Story and Photos by Pamela A. Keene
Journeying with Overseas Adventure Travel mostly unplugs the politics and brings travelers to the hearts of the people —
You haven’t seen green until you’ve visited the Emerald Isle. Ireland’s reputation for lush green spectacular scenery is true pretty much all year long but it’s never more evident than in the spring.
My recent trip to both the Republic of Ireland and Northern Ireland focused on the coast. We flew into Dublin and took the Dublin Coach across the island to meet our fellow travelers from Overseas Adventure Travel.
Our trip leader Tom met us in Ennis, just north of Shannon. The itinerary for the 12 of us included castles, mountain hikes, a trip to a sheep farm and larger cities of Dublin and Belfast. It was an adventure, but it was also a chance to better understand the people of this tiny island torn for decades between Catholics and protestants, battling to retain their independence or bowing to the English crown.
From the outside, it looks simple to solve, but with the arrival of Brexit, the future remains to be seen. No matter if you’re a Republican or a Royalist, the two countries are treasures, not to be missed for world travelers eager to visit the former movie sets of “Game of Thrones” or to visit the sites of old churches, local pubs with characteristic Irish music and dance, or just soak in the scenery. Visitors can enjoy a blend of the outdoors with history and culture in the major cities.
Journeying with Overseas Adventure Travel mostly unplugs the politics and brings travelers to the hearts of the people — one-on-one interactions with local fishermen, weavers using centuries-old looms, families making a living at farming or running small multi-generational shops and restaurants.
Traversing the coastline northward, the Cliffs of Moher’s rugged coastline provide breathtaking views of the blue Atlantic Ocean. In the spring, the hillsides are splashed with bright yellow gore, similar to Scotch Broom. From June to September, add in the deep lavender pinks of fine heather for a watercolor backdrop against clear-blue skies. As we approached small villages, the roadsides were lined with rhododendrons in full bloom in the late spring.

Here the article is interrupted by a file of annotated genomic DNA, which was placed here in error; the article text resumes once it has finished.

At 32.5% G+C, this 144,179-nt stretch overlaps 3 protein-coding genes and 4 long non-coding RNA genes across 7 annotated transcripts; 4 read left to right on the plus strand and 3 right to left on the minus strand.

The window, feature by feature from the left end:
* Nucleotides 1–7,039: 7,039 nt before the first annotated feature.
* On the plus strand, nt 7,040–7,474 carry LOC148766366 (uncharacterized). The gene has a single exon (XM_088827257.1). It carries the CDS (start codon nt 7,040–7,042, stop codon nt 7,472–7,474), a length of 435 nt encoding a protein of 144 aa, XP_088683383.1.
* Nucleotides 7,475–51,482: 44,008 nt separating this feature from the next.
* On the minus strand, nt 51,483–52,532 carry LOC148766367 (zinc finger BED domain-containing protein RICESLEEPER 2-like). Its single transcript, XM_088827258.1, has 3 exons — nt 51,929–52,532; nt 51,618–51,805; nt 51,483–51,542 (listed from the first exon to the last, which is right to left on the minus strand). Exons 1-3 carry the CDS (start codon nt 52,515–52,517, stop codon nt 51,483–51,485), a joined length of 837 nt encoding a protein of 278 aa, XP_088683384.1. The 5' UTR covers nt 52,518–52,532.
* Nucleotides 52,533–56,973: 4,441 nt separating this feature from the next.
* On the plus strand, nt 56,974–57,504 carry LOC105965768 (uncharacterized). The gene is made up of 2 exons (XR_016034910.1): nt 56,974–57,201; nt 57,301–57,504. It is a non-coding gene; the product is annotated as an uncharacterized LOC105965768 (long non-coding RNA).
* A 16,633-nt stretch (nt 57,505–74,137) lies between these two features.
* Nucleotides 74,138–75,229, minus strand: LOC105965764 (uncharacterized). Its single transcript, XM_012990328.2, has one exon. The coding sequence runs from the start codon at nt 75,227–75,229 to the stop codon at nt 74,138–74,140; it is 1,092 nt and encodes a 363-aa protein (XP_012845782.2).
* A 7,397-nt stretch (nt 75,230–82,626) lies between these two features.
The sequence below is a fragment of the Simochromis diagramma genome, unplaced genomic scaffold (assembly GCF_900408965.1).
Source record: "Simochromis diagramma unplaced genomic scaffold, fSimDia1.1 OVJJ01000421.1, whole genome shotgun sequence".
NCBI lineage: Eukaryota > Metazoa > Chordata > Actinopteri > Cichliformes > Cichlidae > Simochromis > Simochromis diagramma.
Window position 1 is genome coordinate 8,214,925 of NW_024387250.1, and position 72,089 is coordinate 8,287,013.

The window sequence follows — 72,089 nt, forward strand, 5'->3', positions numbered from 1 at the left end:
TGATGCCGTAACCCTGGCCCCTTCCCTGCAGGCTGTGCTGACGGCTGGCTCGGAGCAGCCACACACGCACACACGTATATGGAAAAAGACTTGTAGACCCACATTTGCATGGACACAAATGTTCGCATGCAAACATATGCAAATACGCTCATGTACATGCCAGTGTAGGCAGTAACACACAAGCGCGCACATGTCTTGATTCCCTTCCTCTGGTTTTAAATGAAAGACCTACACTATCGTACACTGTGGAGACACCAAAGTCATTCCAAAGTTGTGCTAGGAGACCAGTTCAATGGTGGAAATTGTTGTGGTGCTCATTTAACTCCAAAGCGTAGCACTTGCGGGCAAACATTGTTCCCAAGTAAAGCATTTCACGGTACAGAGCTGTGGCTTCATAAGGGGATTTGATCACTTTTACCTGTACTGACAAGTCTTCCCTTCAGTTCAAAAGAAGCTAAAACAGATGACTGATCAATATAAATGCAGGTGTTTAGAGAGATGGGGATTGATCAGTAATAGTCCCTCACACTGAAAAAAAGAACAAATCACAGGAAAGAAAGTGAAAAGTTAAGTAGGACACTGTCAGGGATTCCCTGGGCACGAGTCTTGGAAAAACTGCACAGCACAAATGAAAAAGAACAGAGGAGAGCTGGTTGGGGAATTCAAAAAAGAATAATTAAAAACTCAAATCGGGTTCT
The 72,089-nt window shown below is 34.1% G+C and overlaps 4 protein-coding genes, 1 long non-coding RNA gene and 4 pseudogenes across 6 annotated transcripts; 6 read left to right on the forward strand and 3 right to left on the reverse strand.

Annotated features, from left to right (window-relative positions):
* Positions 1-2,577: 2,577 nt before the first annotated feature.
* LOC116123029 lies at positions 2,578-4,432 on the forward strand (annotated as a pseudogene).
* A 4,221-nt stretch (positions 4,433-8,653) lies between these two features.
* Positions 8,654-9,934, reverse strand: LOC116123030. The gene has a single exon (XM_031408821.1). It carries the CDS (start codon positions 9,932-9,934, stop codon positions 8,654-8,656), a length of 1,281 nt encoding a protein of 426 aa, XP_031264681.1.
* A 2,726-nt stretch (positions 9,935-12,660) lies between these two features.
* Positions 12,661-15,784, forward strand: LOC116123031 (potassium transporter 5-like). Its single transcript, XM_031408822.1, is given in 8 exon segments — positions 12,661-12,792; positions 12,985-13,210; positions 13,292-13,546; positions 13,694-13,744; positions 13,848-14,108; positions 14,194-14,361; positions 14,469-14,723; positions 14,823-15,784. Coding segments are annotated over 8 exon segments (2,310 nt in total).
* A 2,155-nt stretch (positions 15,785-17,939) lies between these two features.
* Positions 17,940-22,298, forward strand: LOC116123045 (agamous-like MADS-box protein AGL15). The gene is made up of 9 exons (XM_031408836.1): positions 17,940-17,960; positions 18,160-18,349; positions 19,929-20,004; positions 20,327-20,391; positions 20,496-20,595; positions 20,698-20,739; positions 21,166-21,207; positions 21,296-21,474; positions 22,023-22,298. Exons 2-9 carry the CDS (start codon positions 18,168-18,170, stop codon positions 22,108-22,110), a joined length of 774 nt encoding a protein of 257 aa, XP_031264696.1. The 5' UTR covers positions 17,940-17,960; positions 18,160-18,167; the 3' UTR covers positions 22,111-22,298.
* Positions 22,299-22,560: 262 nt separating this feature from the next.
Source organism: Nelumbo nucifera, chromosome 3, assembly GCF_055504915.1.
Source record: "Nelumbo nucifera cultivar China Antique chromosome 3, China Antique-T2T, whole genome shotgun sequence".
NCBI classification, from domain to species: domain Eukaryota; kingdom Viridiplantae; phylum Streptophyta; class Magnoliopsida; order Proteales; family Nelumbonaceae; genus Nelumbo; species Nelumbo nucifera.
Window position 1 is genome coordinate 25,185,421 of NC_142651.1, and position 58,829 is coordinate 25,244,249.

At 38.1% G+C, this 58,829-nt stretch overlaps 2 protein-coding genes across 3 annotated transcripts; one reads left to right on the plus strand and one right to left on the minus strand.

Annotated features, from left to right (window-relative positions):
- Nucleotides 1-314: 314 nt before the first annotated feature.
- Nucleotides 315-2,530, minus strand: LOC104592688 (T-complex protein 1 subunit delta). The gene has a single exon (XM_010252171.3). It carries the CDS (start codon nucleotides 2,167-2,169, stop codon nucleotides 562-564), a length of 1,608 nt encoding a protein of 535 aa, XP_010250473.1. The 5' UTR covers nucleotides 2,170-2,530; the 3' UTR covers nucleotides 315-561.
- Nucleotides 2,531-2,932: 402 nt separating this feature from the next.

Considered a weed in Ireland, rhodies are often dug up and discarded or severely pruned to keep them at bay. A boat trip from the Cliffs of Moher to Aran Islands introduced us to the studio of a weaver who used an authentic centuries old loom to craft wool jackets, scarves, skirts and capes in softly hued fabrics. We took a horse-and-buggy ride around the island before having a traditional lunch of fish-and-chips at a local pub.
A visit to a sheep farm north of Clifden showed us the strong bond between the shepherd and the sheep dog. The wolf-like dogs are loyal to only one master, who commands the canine through whistles and hoots. One dog can herd dozens of sheep, corralling them across fields and streams or bringing them back to the pens, effortlessly doing his work.
We soon crossed the border from The Republic of Ireland into Northern Ireland, where the residents are subject to British rule. When we were there, the border was open, with no checkpoints or formal process to move between the two countries. Our guide, a citizen of the Republic, expressed concern that when Brexit takes affect, the transit between the Republic and Northern Ireland may become more difficult.
A large park filled with giant 20-foot tall aluminum statues of people reaching toward each other and arms raised in celebration marked the passage between the Republic and Northern Ireland. By the way, we used Euros when we were in the Republic, but spent our money in British Pounds in Northern Ireland.
Giant’s Causeway on the coast of Northern Ireland attracts tourist from around the world. Known to the Irish as the 8th Wonder of the World, the area along the coast is populated by large hexagonal rocks created more than 6 million years ago by a lava flow. Legend surrounding the natural formations includes a competition between an Irish giant and a Scottish Giant. Local guides and guidebooks provide more details.
Northern Ireland’s Belfast is home to Guinness beer, the famed black cabs that toured us around the city, and many murals that tell the varying viewpoints of the two countries’ conflicts. Tom explained that the murals are the people’s way of preserving history They include images of Americans, including Dr. Martin Luther King Jr. and Frederick Douglass.
The Titanic Museum details the construction in Belfast of the so-called unsinkable ocean liner, the pride of the city until its collision with an iceberg on its maiden voyage. The Titanic Experience recreates the ship’s elegant interior with interactive galleries and special effects. Our last stop in Northern Ireland brought us to the famed Tree Tunnel, Dark Hedges, featured in the Game of Thrones. Towering trees with twisted trunks and gnarled branches created an eerie mood.
The trip ended in Dublin in the Republic, where we learned about the 1916 Easter Rising against the British and resulted in the creation of two countries on the Emerald Isle. Two weeks was not enough to see all that Ireland has to offer, but it’s a good start. And being able to experience both the Republic of Ireland and Northern Ireland provided an excellent overview of why the island is called “The Emerald Isle.”